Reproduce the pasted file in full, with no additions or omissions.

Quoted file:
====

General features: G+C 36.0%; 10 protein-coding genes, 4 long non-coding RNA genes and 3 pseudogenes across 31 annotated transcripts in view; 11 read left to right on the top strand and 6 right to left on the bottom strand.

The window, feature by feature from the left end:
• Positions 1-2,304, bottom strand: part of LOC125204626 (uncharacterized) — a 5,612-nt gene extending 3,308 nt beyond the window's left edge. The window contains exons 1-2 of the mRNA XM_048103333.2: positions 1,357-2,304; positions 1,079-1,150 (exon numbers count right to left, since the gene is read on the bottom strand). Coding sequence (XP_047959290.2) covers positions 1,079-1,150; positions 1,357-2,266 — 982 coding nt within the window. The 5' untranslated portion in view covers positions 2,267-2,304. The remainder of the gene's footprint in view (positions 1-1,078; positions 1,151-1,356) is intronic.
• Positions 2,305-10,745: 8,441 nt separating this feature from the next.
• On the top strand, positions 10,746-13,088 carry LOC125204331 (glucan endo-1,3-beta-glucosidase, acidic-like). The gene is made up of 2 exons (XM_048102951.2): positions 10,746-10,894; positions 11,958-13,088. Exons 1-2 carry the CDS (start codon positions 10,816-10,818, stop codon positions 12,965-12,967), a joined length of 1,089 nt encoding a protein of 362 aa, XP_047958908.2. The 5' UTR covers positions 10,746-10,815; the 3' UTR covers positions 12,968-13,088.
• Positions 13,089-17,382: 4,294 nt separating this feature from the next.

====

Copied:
General features: G+C 36.0%; 10 protein-coding genes, 4 long non-coding RNA genes and 3 pseudogenes across 31 annotated transcripts in view; 11 read left to right on the top strand and 6 right to left on the bottom strand.

The window, feature by feature from the left end:
• Positions 1-2,304, bottom strand: part of LOC125204626 (uncharacterized) — a 5,612-nt gene extending 3,308 nt beyond the window's left edge. The window contains exons 1-2 of the mRNA XM_048103333.2: positions 1,357-2,304; positions 1,079-1,150 (exon numbers count right to left, since the gene is read on the bottom strand). Coding sequence (XP_047959290.2) covers positions 1,079-1,150; positions 1,357-2,266 — 982 coding nt within the window. The 5' untranslated portion in view covers positions 2,267-2,304. The remainder of the gene's footprint in view (positions 1-1,078; positions 1,151-1,356) is intronic.
• Positions 2,305-10,745: 8,441 nt separating this feature from the next.
• On the top strand, positions 10,746-13,088 carry LOC125204331 (glucan endo-1,3-beta-glucosidase, acidic-like). The gene is made up of 2 exons (XM_048102951.2): positions 10,746-10,894; positions 11,958-13,088. Exons 1-2 carry the CDS (start codon positions 10,816-10,818, stop codon positions 12,965-12,967), a joined length of 1,089 nt encoding a protein of 362 aa, XP_047958908.2. The 5' UTR covers positions 10,746-10,815; the 3' UTR covers positions 12,968-13,088.
• Positions 13,089-17,382: 4,294 nt separating this feature from the next.